By Kouser Fathima
In India, it would not be an exaggeration to say that the news of a rape no longer shocks the population. This is a country which, according to the official record, reported more than 34,000 cases of rape last year, and a further 4,000 cases of attempted rape. This is not a law and order situation; it is an epidemic, with no solutions in sight.
A deeper look into the issue also highlights how insensitive our political leaders can be, and have been, while commenting on such a grave social evil. The apologists of rape will go to any length to almost defend it; tongue-in-cheek, of course. The latest addition to this list is Milli Gazette, a newspaper published from Delhi, which calls itself ‘Indian Muslims’ Leading Newspaper’.
A few days ago, the newspaper, while sharing a Times of India report of the rape of an underage girl, said the following:
Don’t want to listen to parents? Love Pinjra Tod? Want to be “progressive”? Don’t want to follow Quran and Sunnah? Read and cry. “Teen raped in Delhi hotel by boyfriend, 6 friends”.
Mind you, this was not even a report published by the newspaper. The newspaper was merely sharing an article and chose to use such condemnable words regarding the rape of an underage girl.
This is not the first time the media has stooped down to such levels. Many media outlets do get carried away and print patriarchal stuff. But for Milli Gazette, which projects itself as the voice of the Muslim community, to do so is extremely disturbing. A news portal, apart from just printing news, also plays a vital role in framing societal trends and rules. Newspapers/portals have for long tried to bring positive change to the society. Be it political or social issues, they have been instrumental in bringing reforms. Sadly now, most media outlets have been reduced to being mere mouthpieces of various governments. However, their role can’t be ignored.
And, pray, what does a movement like Pinjra Tod have to do with rape? If you look at their page, you see that it is, in essence, “a collective effort by women students and alumni across colleges and hostels in Delhi, that seeks to discuss, debate, share, mobilise and collectivise struggles against restrictive and regressive hostel regulations and moral policing by hostel authorities.” In the last one year, this movement has also been targeted by right-wing goons of the ABVP for these very reasons.
Where does this leave the politics of MG, then?
The Muslim community is not only facing a lot of changes and challenges, it is also burdened by its past.
Many issues, especially concerning women, which were previously brushed under the carpet, are now in the limelight. At this critical stage, a news portal should be a means of subtly guiding people towards a just and fair society. But sadly, the people at Milli Gazette are trying to push a regressive ideology, wherein the victim is blamed for her rape. In the name of honor, the portal seems to be indirectly justifying the act.
The fact that even after putting out that post and being heavily criticised by a number of its readers and others, they remain unapologetic. This is their comment on the post: “Everyone one should follow the Quran and Hadith. We ask boys and girls together. Feminazis can’t force us to focus only on boys.” It shows that before even a debate began, they had categorised the critics as Feminazis. Really? Does questioning the concept of blaming the victim for the rape make you a person who thinks on the lines of Hitler?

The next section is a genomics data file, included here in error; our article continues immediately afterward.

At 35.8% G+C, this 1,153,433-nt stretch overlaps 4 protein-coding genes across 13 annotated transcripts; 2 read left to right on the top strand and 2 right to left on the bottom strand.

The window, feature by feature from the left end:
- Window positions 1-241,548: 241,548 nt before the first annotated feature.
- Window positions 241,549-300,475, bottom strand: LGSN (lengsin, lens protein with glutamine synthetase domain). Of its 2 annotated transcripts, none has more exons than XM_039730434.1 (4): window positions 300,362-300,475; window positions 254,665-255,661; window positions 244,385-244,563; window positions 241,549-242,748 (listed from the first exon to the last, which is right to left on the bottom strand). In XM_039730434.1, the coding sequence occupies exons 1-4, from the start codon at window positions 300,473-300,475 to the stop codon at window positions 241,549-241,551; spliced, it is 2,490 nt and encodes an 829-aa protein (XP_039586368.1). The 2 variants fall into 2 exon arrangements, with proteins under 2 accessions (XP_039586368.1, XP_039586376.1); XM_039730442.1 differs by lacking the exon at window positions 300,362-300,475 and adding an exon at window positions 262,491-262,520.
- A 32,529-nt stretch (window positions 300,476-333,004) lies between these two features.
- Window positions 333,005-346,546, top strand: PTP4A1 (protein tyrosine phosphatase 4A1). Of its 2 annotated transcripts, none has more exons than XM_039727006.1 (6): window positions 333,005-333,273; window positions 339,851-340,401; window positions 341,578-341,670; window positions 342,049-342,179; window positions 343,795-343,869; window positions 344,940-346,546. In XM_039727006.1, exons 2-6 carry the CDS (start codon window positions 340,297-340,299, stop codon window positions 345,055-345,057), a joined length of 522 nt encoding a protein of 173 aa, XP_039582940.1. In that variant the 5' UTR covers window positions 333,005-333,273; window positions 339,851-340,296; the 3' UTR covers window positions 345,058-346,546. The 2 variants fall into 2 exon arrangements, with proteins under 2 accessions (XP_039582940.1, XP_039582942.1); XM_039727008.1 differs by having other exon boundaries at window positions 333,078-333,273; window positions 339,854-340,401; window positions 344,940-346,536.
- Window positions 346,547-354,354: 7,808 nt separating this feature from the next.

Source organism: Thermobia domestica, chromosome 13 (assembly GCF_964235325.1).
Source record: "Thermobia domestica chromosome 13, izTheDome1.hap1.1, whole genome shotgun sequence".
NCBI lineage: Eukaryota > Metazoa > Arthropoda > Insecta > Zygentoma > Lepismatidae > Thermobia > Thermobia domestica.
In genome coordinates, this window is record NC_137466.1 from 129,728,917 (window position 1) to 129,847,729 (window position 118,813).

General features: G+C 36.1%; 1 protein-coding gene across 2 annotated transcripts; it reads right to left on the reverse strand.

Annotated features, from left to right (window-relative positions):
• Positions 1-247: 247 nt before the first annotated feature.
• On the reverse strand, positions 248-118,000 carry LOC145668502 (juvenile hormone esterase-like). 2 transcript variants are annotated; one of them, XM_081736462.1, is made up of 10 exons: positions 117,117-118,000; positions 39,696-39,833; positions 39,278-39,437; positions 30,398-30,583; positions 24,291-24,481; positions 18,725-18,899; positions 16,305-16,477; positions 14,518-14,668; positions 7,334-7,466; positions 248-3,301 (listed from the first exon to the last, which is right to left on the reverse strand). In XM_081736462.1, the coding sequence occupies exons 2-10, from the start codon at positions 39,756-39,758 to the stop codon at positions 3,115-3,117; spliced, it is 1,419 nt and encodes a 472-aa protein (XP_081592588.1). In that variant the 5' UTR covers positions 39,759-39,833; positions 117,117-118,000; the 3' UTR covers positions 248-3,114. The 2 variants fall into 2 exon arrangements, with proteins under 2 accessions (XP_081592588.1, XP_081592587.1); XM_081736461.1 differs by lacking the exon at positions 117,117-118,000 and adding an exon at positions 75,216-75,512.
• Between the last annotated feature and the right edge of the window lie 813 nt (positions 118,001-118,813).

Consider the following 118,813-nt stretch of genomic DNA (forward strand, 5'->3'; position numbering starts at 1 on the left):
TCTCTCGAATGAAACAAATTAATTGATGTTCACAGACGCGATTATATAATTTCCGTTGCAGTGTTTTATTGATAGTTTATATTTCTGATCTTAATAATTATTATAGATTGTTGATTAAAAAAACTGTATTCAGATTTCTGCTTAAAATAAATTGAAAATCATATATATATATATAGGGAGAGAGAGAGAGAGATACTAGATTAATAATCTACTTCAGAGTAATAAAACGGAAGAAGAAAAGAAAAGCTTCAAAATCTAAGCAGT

The worse part was that they received support from various people in the name of religion and culture . Which part of religion/culture encourages the heinous act of rape? When one uses one’s faith to justify the headline, do people realise that they are causing more harm to their faith ?
Blaming people and calling them names will not change the fact that the headline was highly misogynistic and anti-women.
Regarding warning children about the dangers of society, there are better ways of doing it than using the trauma of a rape victim. What Milli Gazette did only reinforced the idea that it is okay to punish girls/women by the most horrific way possible. What these people forget is that they are promoting ideas that are anti-women in the pursuit of a perfect society. They are putting all the blame on the female and giving the men an absolute clean chit.
Girls are blamed but what about the boys who dared to indulge in the heinous crime of rape? There seems to be no advice or warning for them. The act of not blaming boys gives them their sense of entitlement. This is a disturbing mentality and, if people are promoting this in the name of religion and culture, they need to be called out. By publishing the headline, Milli Gazette has only added to misogynistic attitude of people. The least that a media house can do is to refrain from being patriarchal. Or is this too much to expect from them?
A news portal like MG that has a huge reach among the Muslim youth needs to be more responsible and restrain from promoting regressive ideologies. Whatever the reason, it is never right to blame the victim for the crime. Is this too much for the learned to understand? If Milli Gazette can’t help the women, the least it can do is stop promoting anti-women ideas.
The article first appeared on TwoCircles.net
Dr. Kouser Fathima is a Bangalore-based dentist who writes on issues concerning women, especially Muslim women. Email: firstname.lastname@example.org. Twitter: @drkf_18
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